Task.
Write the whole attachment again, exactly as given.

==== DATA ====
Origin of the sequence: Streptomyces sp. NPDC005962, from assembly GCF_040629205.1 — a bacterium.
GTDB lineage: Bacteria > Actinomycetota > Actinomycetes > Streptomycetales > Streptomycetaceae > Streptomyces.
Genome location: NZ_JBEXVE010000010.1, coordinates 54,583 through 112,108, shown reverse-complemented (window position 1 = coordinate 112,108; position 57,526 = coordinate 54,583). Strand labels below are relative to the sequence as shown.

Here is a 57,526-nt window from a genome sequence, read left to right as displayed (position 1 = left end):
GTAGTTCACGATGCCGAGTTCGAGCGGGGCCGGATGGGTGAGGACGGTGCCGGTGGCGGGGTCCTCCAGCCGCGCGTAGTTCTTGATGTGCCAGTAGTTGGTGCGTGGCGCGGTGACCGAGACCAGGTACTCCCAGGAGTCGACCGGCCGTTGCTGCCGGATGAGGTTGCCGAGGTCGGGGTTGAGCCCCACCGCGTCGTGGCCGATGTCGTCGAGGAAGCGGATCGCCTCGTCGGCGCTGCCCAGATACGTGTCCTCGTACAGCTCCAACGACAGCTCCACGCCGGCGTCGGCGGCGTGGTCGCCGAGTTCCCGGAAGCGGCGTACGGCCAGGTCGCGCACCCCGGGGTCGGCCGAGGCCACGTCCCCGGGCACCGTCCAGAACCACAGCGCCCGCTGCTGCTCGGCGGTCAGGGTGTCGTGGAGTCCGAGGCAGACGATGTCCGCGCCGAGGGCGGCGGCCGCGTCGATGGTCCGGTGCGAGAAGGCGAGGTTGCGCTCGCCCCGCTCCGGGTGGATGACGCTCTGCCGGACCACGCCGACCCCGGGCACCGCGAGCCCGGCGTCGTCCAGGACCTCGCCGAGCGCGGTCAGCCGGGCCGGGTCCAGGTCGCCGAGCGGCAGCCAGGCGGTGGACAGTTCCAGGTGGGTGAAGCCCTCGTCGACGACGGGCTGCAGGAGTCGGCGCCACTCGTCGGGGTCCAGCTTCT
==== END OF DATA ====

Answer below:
Origin of the sequence: Streptomyces sp. NPDC005962, from assembly GCF_040629205.1 — a bacterium.
GTDB lineage: Bacteria > Actinomycetota > Actinomycetes > Streptomycetales > Streptomycetaceae > Streptomyces.
Genome location: NZ_JBEXVE010000010.1, coordinates 54,583 through 112,108, shown reverse-complemented (window position 1 = coordinate 112,108; position 57,526 = coordinate 54,583). Strand labels below are relative to the sequence as shown.

Here is a 57,526-nt window from a genome sequence, read left to right as displayed (position 1 = left end):
GTAGTTCACGATGCCGAGTTCGAGCGGGGCCGGATGGGTGAGGACGGTGCCGGTGGCGGGGTCCTCCAGCCGCGCGTAGTTCTTGATGTGCCAGTAGTTGGTGCGTGGCGCGGTGACCGAGACCAGGTACTCCCAGGAGTCGACCGGCCGTTGCTGCCGGATGAGGTTGCCGAGGTCGGGGTTGAGCCCCACCGCGTCGTGGCCGATGTCGTCGAGGAAGCGGATCGCCTCGTCGGCGCTGCCCAGATACGTGTCCTCGTACAGCTCCAACGACAGCTCCACGCCGGCGTCGGCGGCGTGGTCGCCGAGTTCCCGGAAGCGGCGTACGGCCAGGTCGCGCACCCCGGGGTCGGCCGAGGCCACGTCCCCGGGCACCGTCCAGAACCACAGCGCCCGCTGCTGCTCGGCGGTCAGGGTGTCGTGGAGTCCGAGGCAGACGATGTCCGCGCCGAGGGCGGCGGCCGCGTCGATGGTCCGGTGCGAGAAGGCGAGGTTGCGCTCGCCCCGCTCCGGGTGGATGACGCTCTGCCGGACCACGCCGACCCCGGGCACCGCGAGCCCGGCGTCGTCCAGGACCTCGCCGAGCGCGGTCAGCCGGGCCGGGTCCAGGTCGCCGAGCGGCAGCCAGGCGGTGGACAGTTCCAGGTGGGTGAAGCCCTCGTCGACGACGGGCTGCAGGAGTCGGCGCCACTCGTCGGGGTCCAGCTTCT